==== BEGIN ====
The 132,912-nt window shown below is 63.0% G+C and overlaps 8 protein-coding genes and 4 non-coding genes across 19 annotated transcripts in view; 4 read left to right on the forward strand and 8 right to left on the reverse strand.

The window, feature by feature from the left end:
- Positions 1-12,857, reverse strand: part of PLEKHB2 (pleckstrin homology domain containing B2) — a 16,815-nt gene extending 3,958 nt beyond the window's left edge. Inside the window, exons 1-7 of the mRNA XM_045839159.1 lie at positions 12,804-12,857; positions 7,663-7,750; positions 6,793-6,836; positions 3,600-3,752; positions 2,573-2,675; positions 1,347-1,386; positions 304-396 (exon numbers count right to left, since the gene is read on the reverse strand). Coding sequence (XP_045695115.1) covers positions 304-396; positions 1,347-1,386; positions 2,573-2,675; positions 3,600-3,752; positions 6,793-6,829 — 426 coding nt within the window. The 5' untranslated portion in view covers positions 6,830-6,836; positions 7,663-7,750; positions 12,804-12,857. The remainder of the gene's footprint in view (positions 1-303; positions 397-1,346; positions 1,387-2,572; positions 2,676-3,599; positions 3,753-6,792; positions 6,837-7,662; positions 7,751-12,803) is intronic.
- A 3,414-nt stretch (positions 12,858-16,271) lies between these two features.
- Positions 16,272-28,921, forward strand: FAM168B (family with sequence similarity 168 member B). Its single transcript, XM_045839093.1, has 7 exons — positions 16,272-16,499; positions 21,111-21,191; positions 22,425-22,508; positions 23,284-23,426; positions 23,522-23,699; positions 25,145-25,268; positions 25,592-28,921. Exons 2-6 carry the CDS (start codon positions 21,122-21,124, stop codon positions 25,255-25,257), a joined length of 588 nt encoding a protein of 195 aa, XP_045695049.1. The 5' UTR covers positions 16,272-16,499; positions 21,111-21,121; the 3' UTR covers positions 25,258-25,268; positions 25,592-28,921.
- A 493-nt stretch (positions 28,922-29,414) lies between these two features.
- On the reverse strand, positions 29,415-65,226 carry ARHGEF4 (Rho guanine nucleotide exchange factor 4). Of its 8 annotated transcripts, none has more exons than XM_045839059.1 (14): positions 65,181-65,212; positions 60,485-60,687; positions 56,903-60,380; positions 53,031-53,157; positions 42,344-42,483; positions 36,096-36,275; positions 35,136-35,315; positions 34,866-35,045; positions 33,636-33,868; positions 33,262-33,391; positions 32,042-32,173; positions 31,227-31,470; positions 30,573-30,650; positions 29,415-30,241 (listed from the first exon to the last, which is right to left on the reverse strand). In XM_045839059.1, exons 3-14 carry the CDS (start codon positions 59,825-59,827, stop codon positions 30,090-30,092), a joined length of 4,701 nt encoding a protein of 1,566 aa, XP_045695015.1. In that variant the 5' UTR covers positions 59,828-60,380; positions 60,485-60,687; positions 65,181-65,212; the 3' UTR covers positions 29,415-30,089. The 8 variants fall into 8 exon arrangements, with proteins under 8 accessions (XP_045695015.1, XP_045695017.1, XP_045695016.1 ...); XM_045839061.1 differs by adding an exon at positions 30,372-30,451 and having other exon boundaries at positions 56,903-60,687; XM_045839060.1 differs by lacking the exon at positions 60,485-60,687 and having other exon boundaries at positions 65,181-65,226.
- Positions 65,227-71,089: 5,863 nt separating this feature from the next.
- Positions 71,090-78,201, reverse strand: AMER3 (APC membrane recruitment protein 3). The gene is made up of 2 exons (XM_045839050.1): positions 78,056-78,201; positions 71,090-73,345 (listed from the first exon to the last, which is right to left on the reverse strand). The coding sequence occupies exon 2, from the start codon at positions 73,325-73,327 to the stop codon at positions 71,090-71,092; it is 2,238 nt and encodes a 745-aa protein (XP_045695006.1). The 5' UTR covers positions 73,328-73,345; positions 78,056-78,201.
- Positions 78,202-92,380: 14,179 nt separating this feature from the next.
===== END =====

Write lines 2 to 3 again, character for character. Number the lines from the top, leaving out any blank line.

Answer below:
The window, feature by feature from the left end:
- Positions 1-12,857, reverse strand: part of PLEKHB2 (pleckstrin homology domain containing B2) — a 16,815-nt gene extending 3,958 nt beyond the window's left edge. Inside the window, exons 1-7 of the mRNA XM_045839159.1 lie at positions 12,804-12,857; positions 7,663-7,750; positions 6,793-6,836; positions 3,600-3,752; positions 2,573-2,675; positions 1,347-1,386; positions 304-396 (exon numbers count right to left, since the gene is read on the reverse strand). Coding sequence (XP_045695115.1) covers positions 304-396; positions 1,347-1,386; positions 2,573-2,675; positions 3,600-3,752; positions 6,793-6,829 — 426 coding nt within the window. The 5' untranslated portion in view covers positions 6,830-6,836; positions 7,663-7,750; positions 12,804-12,857. The remainder of the gene's footprint in view (positions 1-303; positions 397-1,346; positions 1,387-2,572; positions 2,676-3,599; positions 3,753-6,792; positions 6,837-7,662; positions 7,751-12,803) is intronic.